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    I don't know how Fender got to the price point they have with the Tonemasters. In respect of the difference between them and the same model in the Mustangs, I'm led to believe from the marketing spiel that they dedicate a lot more processing power to the amp model and reverb to make it as close to a tube version as possible. I dare say that, like every other modeller, the next iteration of these amps will have more powerful chips in them and Fender will claim they are closer than ever before to the sound and feel of the tube version.

    I've not seen the sales figures compared to other amps, but the Katanas are a fraction of the price of most tube amps, so if they sound good and cost less, then that's a good reason why they would sell more.

    I've never tried a Katana or a Tonemaster and I still use a tube amp (Hamstead Artist 20). I used it at a gig last night, whilst the guitarist in the support band plugged a Line 6 Helix straight into the PA. It sounded pretty good and I have a Line 6 HX Stomp on my board so will try direct one day. However, the sound man did tell me that my guitar amp sounded great. He may say that to everyone though!
     
  7. tfarny

    tfarny Poster Extraordinaire

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    They sell well because they are super cheap and sound good for the price, obviously. They cost less than half of a Blues Jr. and they have a lot more features.

    If you think they are the best sounding amp ever made, good for you! Not everyone thinks so however.
    I have been on amp journey for the last couple of years, I had a couple of Katanas and a Blues Cube, but a good, small tube combo seems to be my own personal happy place.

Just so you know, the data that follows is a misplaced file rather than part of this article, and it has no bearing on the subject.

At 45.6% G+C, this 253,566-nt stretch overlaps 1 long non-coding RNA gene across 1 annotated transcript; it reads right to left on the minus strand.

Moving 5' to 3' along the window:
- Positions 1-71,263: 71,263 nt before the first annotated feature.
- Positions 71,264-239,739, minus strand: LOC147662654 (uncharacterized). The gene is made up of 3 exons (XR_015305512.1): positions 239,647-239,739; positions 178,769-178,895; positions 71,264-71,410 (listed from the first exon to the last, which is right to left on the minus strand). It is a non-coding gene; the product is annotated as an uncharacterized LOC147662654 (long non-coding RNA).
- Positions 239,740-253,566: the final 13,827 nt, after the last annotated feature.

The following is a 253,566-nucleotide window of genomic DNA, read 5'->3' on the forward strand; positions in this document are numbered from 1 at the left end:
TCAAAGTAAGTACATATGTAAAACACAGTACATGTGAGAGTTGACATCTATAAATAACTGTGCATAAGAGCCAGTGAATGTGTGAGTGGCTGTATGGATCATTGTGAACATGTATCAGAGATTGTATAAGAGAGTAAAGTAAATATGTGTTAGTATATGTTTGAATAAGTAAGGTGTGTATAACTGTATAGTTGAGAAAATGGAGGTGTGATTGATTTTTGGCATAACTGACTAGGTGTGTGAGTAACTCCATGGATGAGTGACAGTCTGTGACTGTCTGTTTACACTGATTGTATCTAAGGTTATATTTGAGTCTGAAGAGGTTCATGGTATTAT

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  8. Galen1960

    Galen1960 TDPRI Member

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    Tone is in the fingers, groove is in the heart. There is a difference between SS and tubes. With SS the response is immediate and consistent. Tubes fluctuate. True an experienced player creates the majority of his or her tone with their fingers, but they can then embellish that tone with an amps' tonal characteristics.
     
  9. Bob M

    Bob M Friend of Leo's Silver Supporter

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    I’m not necessarily sold on the value of modeling amps. I’m looking for a solid sound that I can dial up consistently. 15-20 watt tube amps set at the edge of break up was always my profile. I recently bought a Quilter 101. It really comes close to the Fender tube sound that works for me. I’m very close to moving a couple of tube amps in favor of the Quilter.

    I think that the assertion that old guys are looking for lightweight alternatives is spot on. If I get 80% of my tube sound in a lightweight package I’m good with that. The modeling features? Not much value for me.
     
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  10. Blrfl

    Blrfl Tele-Afflicted